Black snake moan

If you’re a regular reader of The Morning Porch on Twitter or elsewhere, you know I’ve been following the progress of a northern flicker nest in the dead elm tree on the other side of the yard. I first noticed the presence of a pair of flickers around the house back on April 30:

And then on May 5, three days after Rachel’s arrival, I spotted a flicker doing more than the usual tapping:

Male and female took turns excavating. A week later, they were still at it — not surprising, given that flicker nest cavities are said to be 13-16 inches deep, widening toward the bottom.

I was reminded of the lines from Rumi, as translated by Coleman Barks:

I have lived on the lip of insanity, wanting to know reasons, knocking on a door.

It opens.

I’ve been knocking from the inside!

Rachel posted some photo documentation of the flickers to her blog twisted rib on May 15. Sometime shortly after her departure on the 17th, they finally stopped excavating. The following week, the 5-8 eggs must’ve been laid, because by the last week in May they were beginning to take long shifts inside the cavity — a sure sign of incubation. Subsequent Morning Porch updates gave evidence of a fierce territoriality, as they chased off a pileated woodpecker, a downy woodpecker and another flicker from the vicinity of their nest hole. Were they being over-reactive, or was their den really so highly coveted?

Given the incubation period of 11-13 days, I figured they’d be hatching sometime this week. Yesterday morning, both parents were outside the tree at the same time for up to 15 minutes, so I thought perhaps the blessed day had finally arrived. Around 3:30 in the afternoon, I went out on the porch to read and again noticed both parents outside. The male sounded agitated, but then woodpeckers always sound agitated. The female sat on a dead branch of the elm a few feet above the hole. I was already looking forward to breaking the happy news to Rachel when I noticed something sticking out of the cavity. I got out the binoculars and saw this:

black rat snake in flicker nest hole 1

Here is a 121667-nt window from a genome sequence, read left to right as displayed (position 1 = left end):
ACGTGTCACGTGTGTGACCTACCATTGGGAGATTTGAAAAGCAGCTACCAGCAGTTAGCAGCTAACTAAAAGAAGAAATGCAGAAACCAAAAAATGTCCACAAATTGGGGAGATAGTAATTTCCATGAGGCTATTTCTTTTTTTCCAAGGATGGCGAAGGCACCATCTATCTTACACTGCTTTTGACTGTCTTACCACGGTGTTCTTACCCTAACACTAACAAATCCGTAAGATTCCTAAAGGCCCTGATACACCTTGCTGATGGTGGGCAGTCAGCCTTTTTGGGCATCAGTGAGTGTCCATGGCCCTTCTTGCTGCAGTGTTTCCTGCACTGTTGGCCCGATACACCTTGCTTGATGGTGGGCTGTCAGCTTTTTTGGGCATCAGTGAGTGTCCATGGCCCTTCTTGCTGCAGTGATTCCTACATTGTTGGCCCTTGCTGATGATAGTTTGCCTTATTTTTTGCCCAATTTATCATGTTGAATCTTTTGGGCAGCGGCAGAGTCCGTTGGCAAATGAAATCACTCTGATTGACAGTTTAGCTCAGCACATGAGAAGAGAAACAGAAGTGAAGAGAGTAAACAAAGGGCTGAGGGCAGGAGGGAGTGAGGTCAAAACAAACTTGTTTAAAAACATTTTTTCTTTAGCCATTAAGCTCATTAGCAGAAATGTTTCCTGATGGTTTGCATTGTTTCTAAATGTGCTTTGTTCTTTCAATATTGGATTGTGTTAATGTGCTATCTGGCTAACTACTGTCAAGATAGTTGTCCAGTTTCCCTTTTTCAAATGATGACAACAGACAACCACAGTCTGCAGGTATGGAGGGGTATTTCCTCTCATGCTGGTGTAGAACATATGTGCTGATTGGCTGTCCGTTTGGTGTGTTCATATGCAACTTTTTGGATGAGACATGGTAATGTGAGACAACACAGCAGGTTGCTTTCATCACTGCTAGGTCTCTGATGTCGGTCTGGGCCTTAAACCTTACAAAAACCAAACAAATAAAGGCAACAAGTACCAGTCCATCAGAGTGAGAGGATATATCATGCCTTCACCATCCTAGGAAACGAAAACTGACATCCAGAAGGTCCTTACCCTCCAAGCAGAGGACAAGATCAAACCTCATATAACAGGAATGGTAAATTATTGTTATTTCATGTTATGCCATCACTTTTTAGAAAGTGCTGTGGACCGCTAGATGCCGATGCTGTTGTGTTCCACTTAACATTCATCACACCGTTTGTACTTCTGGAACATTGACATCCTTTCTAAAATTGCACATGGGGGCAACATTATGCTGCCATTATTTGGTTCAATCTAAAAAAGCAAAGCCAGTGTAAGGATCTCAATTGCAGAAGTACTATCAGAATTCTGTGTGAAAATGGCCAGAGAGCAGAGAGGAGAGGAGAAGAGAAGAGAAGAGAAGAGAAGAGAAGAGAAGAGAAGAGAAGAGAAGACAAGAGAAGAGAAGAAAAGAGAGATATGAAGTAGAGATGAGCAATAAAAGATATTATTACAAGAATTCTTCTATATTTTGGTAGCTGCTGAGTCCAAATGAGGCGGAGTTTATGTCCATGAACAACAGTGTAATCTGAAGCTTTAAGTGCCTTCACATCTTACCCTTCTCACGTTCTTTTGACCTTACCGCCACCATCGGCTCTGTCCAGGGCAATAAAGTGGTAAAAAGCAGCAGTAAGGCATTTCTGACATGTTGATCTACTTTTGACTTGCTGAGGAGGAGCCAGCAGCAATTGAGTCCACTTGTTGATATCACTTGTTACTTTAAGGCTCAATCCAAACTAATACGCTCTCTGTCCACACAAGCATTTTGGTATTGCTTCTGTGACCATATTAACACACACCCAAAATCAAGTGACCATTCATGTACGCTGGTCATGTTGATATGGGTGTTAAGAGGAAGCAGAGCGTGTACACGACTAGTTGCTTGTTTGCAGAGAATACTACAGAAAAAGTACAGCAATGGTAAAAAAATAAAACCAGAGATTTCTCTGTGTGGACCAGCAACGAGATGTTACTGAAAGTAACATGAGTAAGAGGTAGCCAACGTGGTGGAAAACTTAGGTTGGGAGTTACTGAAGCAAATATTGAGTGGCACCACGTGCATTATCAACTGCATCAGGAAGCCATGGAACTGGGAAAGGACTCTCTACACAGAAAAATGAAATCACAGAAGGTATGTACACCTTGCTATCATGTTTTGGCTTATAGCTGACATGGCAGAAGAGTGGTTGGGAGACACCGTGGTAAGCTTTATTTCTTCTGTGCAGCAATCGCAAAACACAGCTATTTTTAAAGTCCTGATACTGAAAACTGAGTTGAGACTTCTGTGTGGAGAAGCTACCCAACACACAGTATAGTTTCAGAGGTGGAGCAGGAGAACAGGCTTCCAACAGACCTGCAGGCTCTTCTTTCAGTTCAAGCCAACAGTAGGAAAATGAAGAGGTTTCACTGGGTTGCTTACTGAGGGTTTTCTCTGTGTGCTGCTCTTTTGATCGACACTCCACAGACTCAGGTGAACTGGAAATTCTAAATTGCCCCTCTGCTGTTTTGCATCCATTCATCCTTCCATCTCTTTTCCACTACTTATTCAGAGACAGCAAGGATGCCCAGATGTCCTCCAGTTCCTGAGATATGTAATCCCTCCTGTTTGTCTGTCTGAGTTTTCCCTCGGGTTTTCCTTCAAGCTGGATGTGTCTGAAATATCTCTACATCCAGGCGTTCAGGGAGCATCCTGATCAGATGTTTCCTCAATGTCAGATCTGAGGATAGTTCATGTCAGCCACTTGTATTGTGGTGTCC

And then I realized why the Carolina wren had been making so much noise earlier. A black rat snake had somehow figured out that a succulent meal awaited it 25 feet up the nearly smooth bole of the dead elm — and had then managed to climb it.

black rat snake in flicker nest hole 2

As I watched, the snake stuck its head out farther, some ten inches, and looked all around as if trying to decide whether to descend right away or digest its meal for a bit. After a few minutes, it looped back in.

This morning I had to go in town to run a few errands, and when I got back at 10:30, the snake was just leaving the hole. There was an unusual thickness to its body about 18 inches back from the head, but not the distinct bulges one sees in a snake that has just swallowed eggs or nestlings a short time before.

I watched for the next 50 minutes as it ever so slowly descended the tree, studying all the alternatives each time before moving to a new knot, branch or other protrusion where it could gain some purchase. (I want to say “foothold,” but that’s not right, is it?) It used a tall lilac limb to transition from the trunk to a dead branch that arched up from farther down the tree, then followed that branch to a lower spot on the lilac:

black rat snake on dead branch

Much as I regretted what had happened to the flicker brood, I couldn’t help admiring the snake’s resourcefulness, especially given that it could only slither in one direction, forward. It was hard for me to imagine, for example, how it could have back-tracked once it was all the way out on a narrow, downward-bending branch with little purchase. And in any case, there’s something so inexorable and irreversible about a large snake on the move — it’s almost like watching time itself.

I’d thought that was the end of the show, but around three in the afternoon I came out just in time to see another snake climbing the elm tree. This one was longer — about six feet to the other’s five — and much speedier. It climbed the last ten feet to the nest cavity, poked its head in a little way, and in less than a minute gave up and began its descent. It too went into the tall lilac limb beside the elm trunk, but it didn’t mess around with the dead branch. It let its latter half fall into the lilac in its haste to get back down to the ground. What took the shorter (and much fuller) snake nearly an hour took it all of five minutes.

Do newly hatched nestlings give off some uniquely alluring smell that draws snakes? It’s hard to know what other signals they might’ve been following. Perhaps there’s a snake equivalent of a Russian hackers’ website where directions to vulnerable sites are posted?

The Google tells me that “Black Snake Moan” was also the name of a band and a 2006 movie, but I just know the original Blind Lemon Jefferson song. Here it is.

Where, wonder where this black snake gone?
Where, wonder where this black snake gone?